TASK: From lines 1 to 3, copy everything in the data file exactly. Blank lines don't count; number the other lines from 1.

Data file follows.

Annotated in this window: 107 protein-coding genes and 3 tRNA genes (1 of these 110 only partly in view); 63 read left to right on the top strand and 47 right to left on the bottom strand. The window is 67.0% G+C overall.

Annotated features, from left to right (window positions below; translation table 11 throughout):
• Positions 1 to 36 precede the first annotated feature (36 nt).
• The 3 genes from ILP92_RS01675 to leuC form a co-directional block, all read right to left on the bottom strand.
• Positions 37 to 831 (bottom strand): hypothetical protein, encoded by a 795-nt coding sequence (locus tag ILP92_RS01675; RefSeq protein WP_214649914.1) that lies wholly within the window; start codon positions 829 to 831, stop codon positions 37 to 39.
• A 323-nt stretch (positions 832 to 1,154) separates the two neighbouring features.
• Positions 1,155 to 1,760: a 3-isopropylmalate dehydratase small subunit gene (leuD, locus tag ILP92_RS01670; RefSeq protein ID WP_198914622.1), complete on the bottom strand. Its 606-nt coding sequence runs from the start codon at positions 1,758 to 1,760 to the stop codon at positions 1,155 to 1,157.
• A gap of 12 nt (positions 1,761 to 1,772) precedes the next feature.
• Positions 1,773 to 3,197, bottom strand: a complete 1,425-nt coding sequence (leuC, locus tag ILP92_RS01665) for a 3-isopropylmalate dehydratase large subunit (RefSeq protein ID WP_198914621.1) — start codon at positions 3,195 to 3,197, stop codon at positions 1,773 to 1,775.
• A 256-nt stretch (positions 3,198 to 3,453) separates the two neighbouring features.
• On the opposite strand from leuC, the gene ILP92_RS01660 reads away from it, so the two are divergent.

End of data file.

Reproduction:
Annotated in this window: 107 protein-coding genes and 3 tRNA genes (1 of these 110 only partly in view); 63 read left to right on the top strand and 47 right to left on the bottom strand. The window is 67.0% G+C overall.

Annotated features, from left to right (window positions below; translation table 11 throughout):
• Positions 1 to 36 precede the first annotated feature (36 nt).